Republicans Pick Female Lawmaker to Manage Abortion BillRoxana Tiron and James Rowley
U.S. Representative Marsha Blackburn will replace Representative Trent Franks to manage debate on a bill to ban abortions after 20 weeks of pregnancy after he questioned whether many pregnancies are caused by rape, said House Republican leadership aides.
The decision to replace Franks, an Arizona Republican, comes a day after Democrats pounced on his comment in a House Judiciary Committee meeting that “the incidence of rape resulting from pregnancy is very low.”
Blackburn, a Tennessee Republican, will be floor manager for the bill when the House brings it up for a vote next week, said two aides who asked not to be identified to discuss a decision that hasn’t been officially announced.
“Marsha would be a wonderful person to speak to it on the floor,” Franks said in an interview today. “We do that many times where we have different people speaking to different bills. I think she would be a wonderful candidate for for that.”
Franks declined to say whether Blackburn was the official choice. Still, the six-term lawmaker said he will play whatever role he is assigned.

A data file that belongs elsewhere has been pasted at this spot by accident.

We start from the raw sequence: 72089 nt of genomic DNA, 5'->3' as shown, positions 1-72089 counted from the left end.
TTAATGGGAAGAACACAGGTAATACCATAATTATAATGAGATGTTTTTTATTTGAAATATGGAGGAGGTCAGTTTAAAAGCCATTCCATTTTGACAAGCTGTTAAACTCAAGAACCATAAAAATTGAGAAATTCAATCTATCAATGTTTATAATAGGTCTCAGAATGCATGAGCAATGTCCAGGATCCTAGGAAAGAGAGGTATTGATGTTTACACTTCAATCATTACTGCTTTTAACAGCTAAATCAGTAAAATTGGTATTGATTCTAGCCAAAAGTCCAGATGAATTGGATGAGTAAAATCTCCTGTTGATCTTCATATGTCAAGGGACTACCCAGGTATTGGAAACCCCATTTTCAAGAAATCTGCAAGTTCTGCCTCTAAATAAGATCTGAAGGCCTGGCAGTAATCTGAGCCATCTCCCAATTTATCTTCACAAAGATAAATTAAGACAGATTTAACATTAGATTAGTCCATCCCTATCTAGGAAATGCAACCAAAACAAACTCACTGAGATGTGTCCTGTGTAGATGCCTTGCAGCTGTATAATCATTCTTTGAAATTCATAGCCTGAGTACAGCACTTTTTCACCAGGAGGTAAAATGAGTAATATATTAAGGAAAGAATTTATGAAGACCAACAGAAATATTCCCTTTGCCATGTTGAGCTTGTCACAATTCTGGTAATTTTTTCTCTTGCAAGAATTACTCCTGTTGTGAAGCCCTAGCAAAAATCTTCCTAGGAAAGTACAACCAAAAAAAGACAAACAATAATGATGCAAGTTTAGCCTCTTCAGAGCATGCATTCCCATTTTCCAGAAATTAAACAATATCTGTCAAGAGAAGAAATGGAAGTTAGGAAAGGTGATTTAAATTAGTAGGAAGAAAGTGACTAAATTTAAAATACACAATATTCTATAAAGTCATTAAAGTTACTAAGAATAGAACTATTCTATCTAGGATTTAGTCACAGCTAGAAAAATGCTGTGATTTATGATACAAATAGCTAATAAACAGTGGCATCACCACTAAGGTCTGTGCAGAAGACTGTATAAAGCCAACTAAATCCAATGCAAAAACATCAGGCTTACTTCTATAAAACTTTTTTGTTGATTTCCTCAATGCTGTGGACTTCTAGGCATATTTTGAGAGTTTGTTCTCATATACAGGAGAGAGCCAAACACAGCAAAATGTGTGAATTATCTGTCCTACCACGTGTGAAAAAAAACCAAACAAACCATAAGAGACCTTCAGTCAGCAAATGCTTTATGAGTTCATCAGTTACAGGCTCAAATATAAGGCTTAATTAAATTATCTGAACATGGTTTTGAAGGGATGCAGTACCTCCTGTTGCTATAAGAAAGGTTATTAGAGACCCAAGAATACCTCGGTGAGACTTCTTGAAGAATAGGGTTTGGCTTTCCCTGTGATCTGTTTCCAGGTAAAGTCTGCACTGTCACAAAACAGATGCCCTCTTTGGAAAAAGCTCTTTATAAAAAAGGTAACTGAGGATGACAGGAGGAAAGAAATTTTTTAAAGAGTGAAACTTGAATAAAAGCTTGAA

“I’m a policy guy, I just want the right thing to happen and if there are better voices than mine, then bring them on,” Franks said.
Franks’s measure, H.R. 1797, was approved yesterday by an all-male Republican majority in the House Judiciary Committee.
During the panel’s debate yesterday, Democratic Representative Zoe Lofgren of California called Franks’s remark “astonishing.” She said the “the idea that the Republican men on this committee can tell the women of America that they have to carry to term the product of rape is outrageous.”
The Judiciary Committee’s 20-12 vote to approve the bill “provides the Democrats with an abundance of message opportunities to solidify their very strong position with female voters,” Ross Baker, a political science professor at Rutgers University in New Brunswick, New Jersey, said in a telephone interview.
Franks’s comments had political reverberations in Massachusetts, where Gabriel Gomez, the Republican candidate in a June 25 special election for a Senate seat, sought yesterday to disassociate himself from the remarks.
“He’s a moron and he proves that ‘stupid’ has no specific political affiliation,” Gomez told ABC News. He is running against Democratic Representative Ed Markey for the seat previously held by Secretary of State John Kerry.
Franks accused Democrats of distorting his meaning. “Unfortunately, I perhaps assisted a little bit in the phraseology that allowed them to do it,” he told reporters.
The six-term lawmaker said during the debate on a Democratic amendment to provide an exception for rape victims, he was trying to state that “pregnancies from rape that result in the mother deciding to abort after the sixth month begins are very, very rare.”
The Democratic amendment was rejected.